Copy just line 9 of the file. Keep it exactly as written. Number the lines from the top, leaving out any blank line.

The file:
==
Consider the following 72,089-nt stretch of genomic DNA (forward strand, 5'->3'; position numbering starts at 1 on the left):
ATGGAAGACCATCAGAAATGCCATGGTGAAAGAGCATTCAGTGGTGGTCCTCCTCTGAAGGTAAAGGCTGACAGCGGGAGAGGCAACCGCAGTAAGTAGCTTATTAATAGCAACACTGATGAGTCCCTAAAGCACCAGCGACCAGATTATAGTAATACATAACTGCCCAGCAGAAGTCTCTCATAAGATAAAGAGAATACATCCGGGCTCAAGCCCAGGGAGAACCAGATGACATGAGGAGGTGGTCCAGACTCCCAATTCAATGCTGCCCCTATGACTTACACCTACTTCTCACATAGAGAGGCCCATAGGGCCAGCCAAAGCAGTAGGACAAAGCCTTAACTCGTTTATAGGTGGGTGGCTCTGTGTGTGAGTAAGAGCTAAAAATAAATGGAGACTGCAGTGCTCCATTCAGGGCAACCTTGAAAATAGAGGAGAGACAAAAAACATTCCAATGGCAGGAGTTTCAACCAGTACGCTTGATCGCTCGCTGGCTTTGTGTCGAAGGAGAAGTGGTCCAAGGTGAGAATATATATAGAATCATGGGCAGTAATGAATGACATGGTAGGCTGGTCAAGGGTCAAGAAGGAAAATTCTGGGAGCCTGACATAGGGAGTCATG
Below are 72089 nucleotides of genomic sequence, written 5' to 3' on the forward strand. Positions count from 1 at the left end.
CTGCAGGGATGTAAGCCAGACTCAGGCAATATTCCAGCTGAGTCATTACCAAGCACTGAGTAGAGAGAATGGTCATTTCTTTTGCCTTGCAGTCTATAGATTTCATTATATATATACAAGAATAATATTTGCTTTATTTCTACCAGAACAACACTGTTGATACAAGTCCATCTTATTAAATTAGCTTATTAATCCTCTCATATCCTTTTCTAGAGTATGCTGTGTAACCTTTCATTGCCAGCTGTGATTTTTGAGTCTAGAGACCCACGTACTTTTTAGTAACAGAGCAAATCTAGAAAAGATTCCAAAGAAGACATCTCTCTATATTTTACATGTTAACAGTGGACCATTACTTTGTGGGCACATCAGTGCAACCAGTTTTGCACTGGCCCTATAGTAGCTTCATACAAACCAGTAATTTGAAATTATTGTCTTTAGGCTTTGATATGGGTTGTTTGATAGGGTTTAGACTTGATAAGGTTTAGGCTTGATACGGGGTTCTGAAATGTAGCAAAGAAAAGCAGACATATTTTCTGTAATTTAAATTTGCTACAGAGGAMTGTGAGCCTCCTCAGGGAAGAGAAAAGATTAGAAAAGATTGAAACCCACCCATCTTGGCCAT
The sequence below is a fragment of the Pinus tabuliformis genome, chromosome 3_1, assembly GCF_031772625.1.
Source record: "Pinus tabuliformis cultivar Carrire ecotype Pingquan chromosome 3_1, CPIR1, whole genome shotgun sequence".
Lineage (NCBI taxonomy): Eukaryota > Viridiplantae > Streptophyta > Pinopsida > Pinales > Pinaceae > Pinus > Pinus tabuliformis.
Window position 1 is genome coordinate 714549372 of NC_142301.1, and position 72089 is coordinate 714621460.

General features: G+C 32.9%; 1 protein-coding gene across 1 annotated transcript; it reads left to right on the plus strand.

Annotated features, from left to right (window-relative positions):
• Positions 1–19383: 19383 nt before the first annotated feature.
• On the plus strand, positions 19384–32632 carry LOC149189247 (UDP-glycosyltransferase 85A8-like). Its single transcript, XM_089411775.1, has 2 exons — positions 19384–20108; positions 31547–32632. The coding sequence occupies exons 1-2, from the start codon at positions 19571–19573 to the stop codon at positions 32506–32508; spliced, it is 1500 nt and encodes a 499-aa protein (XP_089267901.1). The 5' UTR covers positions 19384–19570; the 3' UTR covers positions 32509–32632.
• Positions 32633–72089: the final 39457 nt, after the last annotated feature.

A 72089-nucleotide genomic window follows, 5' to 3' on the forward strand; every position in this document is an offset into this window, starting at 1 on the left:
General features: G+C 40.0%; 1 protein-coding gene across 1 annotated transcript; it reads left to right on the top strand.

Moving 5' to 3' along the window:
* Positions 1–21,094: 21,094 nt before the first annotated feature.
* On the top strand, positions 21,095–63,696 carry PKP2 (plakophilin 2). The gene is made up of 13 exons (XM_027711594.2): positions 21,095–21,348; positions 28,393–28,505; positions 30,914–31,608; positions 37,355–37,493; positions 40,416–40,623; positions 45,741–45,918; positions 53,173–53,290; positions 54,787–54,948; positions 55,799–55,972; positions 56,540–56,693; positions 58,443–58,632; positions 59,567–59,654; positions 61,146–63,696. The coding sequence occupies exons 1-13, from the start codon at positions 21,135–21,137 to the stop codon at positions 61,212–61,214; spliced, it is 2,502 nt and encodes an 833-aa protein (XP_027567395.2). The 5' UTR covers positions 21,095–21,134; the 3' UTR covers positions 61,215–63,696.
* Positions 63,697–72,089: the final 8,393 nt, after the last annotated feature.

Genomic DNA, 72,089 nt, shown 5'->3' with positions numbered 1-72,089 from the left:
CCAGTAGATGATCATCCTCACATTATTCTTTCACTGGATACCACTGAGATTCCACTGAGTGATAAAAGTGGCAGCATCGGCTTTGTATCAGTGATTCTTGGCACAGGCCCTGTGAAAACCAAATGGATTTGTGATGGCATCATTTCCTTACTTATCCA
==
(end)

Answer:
General features: G+C 32.9%; 1 protein-coding gene across 1 annotated transcript; it reads left to right on the plus strand.